A change to car-ownership rights could spur EVs in Singapore
Singapore has big ambitions to have 100% of the vehicles on its roads powered by cleaner energy by 2040, and EVs will obviously have to be a big part of that.
However, what most people outside Singapore probably don’t know is that owning a car in the city-state, electric or otherwise, is very expensive.
That’s because when a person buys a new or used car in Singapore, they also have to buy the right to the vehicle ownership for 10 years. It’s called a certificate of entitlement, or COE, and the purpose behind them is to regulate the number of cars on the island.
The price of a COE fluctuates depending on demand. Auctions are held twice a month and the certificates are divided into five categories depending on engine capacity and vehicle use. A Tesla Model 3, for example, costs around S$77,990 (roughly R891,447), excluding taxes, in Singapore but a COE for the car is around S$90,002 (roughly R1,030,397), more than the car itself. A Tesla Model 3 in the US starts at about $48,190 (roughly R764,392) by comparison.
That prohibitive expense is reflected in Singapore’s EV adoption rates. Only 2,942 electric cars were registered in the city-state last year, up from 1,217 in 2020 but only a fraction of the 645,150 cars registered in 2021.
Things could start to change this month. That’s because from May 4, some EVs will be moved from category B (generally reserved for cars with larger engine capacities) to category A, typically the segment that attracts the lowest COE premiums. Because electric cars tend to be relatively powerful to compensate for their weighty batteries, even mass-market models were being tipped into the higher category, where bidding from luxury car buyers can also make things more expensive.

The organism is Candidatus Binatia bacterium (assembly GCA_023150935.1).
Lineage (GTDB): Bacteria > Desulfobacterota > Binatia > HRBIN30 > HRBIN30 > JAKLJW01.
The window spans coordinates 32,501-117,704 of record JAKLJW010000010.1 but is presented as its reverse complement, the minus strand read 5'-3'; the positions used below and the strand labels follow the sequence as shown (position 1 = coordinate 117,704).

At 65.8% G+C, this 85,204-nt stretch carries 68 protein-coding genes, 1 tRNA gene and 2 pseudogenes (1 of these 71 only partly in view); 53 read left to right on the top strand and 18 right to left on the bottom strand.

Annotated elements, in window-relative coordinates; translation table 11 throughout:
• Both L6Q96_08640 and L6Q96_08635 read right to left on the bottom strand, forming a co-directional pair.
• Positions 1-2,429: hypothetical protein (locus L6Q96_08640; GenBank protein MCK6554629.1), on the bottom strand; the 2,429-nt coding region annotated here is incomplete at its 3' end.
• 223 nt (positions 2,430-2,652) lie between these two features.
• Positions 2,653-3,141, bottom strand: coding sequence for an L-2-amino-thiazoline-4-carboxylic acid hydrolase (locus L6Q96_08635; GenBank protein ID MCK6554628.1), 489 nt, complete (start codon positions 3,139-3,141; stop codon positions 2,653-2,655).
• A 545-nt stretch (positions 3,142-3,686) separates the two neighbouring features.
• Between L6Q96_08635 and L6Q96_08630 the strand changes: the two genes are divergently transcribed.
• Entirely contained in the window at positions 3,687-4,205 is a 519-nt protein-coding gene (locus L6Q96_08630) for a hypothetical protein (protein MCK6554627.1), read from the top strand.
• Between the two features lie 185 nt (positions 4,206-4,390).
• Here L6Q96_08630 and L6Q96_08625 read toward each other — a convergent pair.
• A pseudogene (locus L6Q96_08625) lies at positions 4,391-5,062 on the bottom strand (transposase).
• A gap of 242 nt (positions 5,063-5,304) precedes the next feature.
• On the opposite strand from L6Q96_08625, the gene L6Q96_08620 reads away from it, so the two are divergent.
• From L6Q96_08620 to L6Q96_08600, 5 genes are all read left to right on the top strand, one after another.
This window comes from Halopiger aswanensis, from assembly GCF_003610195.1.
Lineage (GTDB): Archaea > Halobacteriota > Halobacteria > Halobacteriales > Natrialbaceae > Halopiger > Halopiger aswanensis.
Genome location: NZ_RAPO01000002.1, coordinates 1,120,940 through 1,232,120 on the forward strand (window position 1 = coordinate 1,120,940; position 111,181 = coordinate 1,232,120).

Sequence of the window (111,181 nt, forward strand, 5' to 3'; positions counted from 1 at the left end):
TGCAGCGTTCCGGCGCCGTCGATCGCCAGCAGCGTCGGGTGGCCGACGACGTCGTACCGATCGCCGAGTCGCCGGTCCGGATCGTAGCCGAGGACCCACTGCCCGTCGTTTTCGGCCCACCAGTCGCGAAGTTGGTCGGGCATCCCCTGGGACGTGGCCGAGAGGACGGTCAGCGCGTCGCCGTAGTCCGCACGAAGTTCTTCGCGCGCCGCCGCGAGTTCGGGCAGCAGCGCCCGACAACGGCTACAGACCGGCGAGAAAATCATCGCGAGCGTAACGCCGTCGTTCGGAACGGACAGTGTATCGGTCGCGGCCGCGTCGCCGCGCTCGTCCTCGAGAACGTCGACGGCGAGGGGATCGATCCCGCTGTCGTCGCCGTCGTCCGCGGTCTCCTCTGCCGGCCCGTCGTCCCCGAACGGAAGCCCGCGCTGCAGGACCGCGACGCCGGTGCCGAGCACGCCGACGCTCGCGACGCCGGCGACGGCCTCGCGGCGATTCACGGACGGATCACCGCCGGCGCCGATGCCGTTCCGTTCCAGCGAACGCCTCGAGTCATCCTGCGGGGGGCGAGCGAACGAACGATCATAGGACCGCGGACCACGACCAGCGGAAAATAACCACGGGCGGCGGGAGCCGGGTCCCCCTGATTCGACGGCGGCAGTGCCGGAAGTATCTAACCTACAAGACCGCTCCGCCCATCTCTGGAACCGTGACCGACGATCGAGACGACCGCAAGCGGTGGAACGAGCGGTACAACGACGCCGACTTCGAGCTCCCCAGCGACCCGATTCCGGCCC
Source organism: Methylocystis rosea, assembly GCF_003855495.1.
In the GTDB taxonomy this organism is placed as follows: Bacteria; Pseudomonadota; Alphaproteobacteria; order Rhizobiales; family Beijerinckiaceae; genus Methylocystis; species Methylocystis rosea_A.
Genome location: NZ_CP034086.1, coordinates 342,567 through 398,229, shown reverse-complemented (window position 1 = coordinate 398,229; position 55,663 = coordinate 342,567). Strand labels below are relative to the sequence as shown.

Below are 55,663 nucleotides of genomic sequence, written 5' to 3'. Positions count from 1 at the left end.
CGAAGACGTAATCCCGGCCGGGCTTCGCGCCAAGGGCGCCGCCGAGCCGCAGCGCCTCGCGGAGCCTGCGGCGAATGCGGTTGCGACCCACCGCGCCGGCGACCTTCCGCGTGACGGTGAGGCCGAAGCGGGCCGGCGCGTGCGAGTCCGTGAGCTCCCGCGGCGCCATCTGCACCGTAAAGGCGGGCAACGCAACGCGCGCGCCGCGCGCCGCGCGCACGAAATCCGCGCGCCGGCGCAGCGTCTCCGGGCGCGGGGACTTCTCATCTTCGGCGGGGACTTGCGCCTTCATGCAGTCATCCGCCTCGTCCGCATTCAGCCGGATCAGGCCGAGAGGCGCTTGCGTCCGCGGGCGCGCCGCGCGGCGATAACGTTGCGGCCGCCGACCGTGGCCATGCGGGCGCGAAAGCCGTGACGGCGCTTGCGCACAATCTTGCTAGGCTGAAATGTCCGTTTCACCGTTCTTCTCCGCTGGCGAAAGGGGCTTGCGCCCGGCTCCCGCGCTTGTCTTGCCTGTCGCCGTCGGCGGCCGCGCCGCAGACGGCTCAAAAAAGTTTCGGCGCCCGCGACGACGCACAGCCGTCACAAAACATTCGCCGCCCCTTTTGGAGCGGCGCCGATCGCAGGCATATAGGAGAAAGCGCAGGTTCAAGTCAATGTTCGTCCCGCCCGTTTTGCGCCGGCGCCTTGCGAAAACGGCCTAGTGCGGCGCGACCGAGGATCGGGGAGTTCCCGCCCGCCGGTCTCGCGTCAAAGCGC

In future, instead of paying S$90,002 (roughly R1,030,397), the COE drops to S$68,699 (roughly R786,510). Of course, these prices will vary at auction but it’s a move authorities in Singapore hope will entice more consumers to make the switch when it comes to replacing their ageing combustion engine car. According to local media reports, the change will double the number of electric models that fall within category A to 20 from 10.
Another issue Singapore needs to tackle in tandem with EV purchase rates is charging infrastructure. Like many other places, a lack of EV chargers is a significant barrier to adoption and a particular problem in densely built up Singapore, where most people live in high-rise apartment buildings.
The government has said all public housing car parks (more than 80% of Singaporeans live in public housing, or housing and development board flats) will have at least three EV charging points by 2025. Charging points are also cropping up in shopping centre car parks and the like, and tenders have been issued to install outlets in private housing, or condominium basements.
There are other measures too — such as extending the statutory lifespan of electric taxis to 10 years from eight, and pledging that half of public buses will be electric by 2030. All are instrumental to Singapore’s green goals, but convincing the general public to give EVs a go is a critical step.
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